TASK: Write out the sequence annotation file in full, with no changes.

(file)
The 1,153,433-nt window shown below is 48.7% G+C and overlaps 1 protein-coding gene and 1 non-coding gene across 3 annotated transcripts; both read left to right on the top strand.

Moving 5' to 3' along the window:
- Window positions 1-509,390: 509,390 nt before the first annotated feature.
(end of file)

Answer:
The 1,153,433-nt window shown below is 48.7% G+C and overlaps 1 protein-coding gene and 1 non-coding gene across 3 annotated transcripts; both read left to right on the top strand.

Moving 5' to 3' along the window:
- Window positions 1-509,390: 509,390 nt before the first annotated feature.